I was expecting something like Good Calories, Bad Calories. Something with a bit of research and data behind it. Instead you get a brief overview of the diet with a few pointers to studies, a few quotes from doctors at longevity institutes and then lots of advice for how to eat 500-600 calories on the fasting days. Not worth the $9.67 I paid for it.
I also checked out their website which has a brief overview of the diet, but no pointers to any studies.
The diet in summary:
- Eat normally 5 days a week.
- “Fast” on two non consecutive days. “Fasting” means eating 500-600 calories preferably in 2 meals spaced widely apart.
Their theory is two fold:
- Your body evolved under situations that required “fasting” and during those times it spent its energy on repairing itself. So fasting will cause your cells to regenerate, decreasing all sorts of bad things like high cholesterol, cancer and signs of aging.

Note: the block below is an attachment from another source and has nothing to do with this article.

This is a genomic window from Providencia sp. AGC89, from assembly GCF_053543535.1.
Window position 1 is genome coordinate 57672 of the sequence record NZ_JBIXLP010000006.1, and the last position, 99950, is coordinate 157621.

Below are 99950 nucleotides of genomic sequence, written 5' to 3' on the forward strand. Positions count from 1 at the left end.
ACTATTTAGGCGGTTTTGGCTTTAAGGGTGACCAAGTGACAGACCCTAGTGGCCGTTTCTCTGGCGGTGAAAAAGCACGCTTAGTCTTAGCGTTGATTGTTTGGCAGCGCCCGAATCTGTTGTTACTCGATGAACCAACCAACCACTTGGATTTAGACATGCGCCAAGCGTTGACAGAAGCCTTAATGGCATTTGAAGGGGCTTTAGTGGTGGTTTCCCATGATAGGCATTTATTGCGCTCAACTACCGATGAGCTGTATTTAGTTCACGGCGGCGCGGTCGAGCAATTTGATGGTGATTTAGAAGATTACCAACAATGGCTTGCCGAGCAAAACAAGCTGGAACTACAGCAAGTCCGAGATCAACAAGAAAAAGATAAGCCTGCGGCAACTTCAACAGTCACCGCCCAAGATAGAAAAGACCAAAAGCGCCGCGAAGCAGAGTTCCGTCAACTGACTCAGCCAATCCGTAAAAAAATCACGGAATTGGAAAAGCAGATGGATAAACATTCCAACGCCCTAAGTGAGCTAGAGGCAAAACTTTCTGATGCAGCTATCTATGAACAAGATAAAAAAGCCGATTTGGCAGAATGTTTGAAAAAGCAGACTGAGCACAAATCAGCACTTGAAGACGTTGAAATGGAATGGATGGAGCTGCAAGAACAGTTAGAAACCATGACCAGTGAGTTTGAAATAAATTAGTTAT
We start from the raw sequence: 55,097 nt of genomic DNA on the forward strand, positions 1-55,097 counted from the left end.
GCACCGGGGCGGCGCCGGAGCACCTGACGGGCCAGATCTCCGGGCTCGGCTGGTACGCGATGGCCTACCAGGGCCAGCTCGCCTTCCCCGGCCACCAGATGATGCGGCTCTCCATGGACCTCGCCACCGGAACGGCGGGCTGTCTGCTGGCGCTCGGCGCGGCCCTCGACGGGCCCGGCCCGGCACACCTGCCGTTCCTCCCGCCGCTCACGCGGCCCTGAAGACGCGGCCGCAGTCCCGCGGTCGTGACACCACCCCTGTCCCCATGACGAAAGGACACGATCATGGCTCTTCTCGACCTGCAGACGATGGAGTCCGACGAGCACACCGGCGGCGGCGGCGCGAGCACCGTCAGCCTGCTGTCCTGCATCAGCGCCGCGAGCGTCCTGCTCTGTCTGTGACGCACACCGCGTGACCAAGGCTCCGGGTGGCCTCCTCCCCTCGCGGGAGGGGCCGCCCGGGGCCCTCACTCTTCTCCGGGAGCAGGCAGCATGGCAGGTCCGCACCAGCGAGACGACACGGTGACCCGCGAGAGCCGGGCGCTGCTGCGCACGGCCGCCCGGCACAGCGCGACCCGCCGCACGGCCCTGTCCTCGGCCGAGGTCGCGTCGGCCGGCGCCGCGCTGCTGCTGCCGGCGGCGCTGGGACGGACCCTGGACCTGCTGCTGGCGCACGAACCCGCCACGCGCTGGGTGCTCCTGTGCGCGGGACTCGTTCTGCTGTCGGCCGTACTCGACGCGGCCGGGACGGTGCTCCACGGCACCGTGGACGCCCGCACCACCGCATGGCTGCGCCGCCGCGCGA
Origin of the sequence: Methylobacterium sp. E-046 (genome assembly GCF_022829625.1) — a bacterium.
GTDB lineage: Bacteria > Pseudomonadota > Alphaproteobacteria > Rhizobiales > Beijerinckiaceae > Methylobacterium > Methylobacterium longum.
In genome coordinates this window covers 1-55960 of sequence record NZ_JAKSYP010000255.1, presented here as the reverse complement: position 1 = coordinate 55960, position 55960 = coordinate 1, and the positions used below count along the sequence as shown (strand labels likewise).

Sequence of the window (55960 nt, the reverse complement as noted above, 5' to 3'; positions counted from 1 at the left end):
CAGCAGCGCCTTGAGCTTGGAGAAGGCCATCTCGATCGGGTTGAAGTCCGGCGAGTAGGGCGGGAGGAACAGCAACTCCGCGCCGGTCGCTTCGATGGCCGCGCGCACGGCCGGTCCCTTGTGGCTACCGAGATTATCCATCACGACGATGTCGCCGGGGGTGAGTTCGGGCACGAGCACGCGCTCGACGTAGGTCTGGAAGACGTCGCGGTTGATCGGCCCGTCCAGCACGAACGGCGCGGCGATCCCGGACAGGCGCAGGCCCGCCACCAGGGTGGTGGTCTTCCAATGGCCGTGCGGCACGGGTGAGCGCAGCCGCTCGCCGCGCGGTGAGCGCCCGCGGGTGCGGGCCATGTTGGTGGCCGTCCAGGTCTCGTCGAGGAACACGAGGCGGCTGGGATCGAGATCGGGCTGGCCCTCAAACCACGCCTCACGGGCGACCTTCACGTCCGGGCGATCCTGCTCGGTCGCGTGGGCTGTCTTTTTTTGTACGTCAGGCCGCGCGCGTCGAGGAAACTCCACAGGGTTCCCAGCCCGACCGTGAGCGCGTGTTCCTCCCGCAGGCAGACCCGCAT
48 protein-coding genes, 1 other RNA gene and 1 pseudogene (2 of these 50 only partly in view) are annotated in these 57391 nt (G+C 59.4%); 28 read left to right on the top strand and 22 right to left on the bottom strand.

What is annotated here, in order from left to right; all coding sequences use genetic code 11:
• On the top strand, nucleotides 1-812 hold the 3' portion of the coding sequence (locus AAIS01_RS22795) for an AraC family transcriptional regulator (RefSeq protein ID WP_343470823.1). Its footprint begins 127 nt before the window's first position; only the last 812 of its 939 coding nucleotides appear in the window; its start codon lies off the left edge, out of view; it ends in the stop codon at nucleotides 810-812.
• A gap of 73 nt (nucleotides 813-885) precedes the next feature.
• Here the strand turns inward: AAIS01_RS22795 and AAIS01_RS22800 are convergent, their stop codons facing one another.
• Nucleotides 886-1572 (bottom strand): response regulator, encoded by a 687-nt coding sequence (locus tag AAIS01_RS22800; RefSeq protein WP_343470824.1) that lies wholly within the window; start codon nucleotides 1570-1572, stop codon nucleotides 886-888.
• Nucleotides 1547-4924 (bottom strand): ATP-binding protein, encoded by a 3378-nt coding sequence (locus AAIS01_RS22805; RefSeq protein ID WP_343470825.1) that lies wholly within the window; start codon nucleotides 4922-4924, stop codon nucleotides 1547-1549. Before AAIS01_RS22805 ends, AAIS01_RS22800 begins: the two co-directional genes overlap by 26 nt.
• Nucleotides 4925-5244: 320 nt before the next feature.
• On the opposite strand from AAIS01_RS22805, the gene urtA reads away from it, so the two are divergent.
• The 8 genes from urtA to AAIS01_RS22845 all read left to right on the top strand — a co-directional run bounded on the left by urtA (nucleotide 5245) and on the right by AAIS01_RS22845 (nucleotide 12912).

- You’ll eat less, so you’ll lose weight. They quoted a study that said people eat more the day following a “fasting” day, but it was less than 125% more, not double what they would have eaten normally.
In addition to the proposed health benefits of the diet, they advocate that it’s much easier to follow than most other diets like low calorie or low carb. I do agree with them on that. I think it’s easier not to eat for two days a week than it is to count calories every day but they did not have any studies to support that.
Most of the evidence in the book was the authors’ own experiences, quotes from a few doctors at longevity institutes, pointers to a few studies and a bunch of letters with anecdotal evidence.
The diet is an interesting idea, but the book doesn’t do much more than explain the diet and the authors’ theories.